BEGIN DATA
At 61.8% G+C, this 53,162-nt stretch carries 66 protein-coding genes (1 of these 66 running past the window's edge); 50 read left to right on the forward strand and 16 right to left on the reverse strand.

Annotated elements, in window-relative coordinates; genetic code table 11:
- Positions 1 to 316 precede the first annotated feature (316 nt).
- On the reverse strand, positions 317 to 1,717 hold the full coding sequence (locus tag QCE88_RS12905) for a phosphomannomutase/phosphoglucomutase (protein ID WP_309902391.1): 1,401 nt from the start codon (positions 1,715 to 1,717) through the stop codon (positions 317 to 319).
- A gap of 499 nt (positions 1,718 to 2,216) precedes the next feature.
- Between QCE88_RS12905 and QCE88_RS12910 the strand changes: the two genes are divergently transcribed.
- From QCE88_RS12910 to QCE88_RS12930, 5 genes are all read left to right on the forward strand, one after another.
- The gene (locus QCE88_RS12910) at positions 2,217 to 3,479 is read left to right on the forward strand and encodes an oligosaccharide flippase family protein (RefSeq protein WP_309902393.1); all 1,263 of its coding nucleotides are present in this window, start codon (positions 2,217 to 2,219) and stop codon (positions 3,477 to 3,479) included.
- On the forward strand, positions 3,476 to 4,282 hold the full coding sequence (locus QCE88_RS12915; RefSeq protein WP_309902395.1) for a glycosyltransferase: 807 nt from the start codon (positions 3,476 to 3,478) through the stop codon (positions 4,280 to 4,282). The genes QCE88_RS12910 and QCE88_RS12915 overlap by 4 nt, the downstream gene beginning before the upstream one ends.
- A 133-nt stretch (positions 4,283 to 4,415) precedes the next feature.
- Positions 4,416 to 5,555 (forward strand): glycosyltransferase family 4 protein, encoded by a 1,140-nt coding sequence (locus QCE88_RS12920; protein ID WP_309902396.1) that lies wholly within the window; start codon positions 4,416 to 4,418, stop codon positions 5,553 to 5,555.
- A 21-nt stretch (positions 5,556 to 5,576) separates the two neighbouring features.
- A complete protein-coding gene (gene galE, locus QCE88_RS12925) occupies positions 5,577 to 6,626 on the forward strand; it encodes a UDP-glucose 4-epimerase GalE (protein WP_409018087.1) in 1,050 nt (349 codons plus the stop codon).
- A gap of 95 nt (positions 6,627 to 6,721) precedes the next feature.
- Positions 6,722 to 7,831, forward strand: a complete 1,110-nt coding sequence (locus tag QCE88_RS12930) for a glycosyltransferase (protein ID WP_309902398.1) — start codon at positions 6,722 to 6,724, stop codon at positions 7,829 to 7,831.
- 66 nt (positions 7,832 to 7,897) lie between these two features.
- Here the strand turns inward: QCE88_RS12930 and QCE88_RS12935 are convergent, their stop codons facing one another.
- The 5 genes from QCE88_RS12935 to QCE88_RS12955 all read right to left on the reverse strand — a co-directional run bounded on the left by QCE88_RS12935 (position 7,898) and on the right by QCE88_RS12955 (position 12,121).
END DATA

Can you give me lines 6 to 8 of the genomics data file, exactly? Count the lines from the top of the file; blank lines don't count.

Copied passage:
- Between QCE88_RS12905 and QCE88_RS12910 the strand changes: the two genes are divergently transcribed.
- From QCE88_RS12910 to QCE88_RS12930, 5 genes are all read left to right on the forward strand, one after another.
- The gene (locus QCE88_RS12910) at positions 2,217 to 3,479 is read left to right on the forward strand and encodes an oligosaccharide flippase family protein (RefSeq protein WP_309902393.1); all 1,263 of its coding nucleotides are present in this window, start codon (positions 2,217 to 2,219) and stop codon (positions 3,477 to 3,479) included.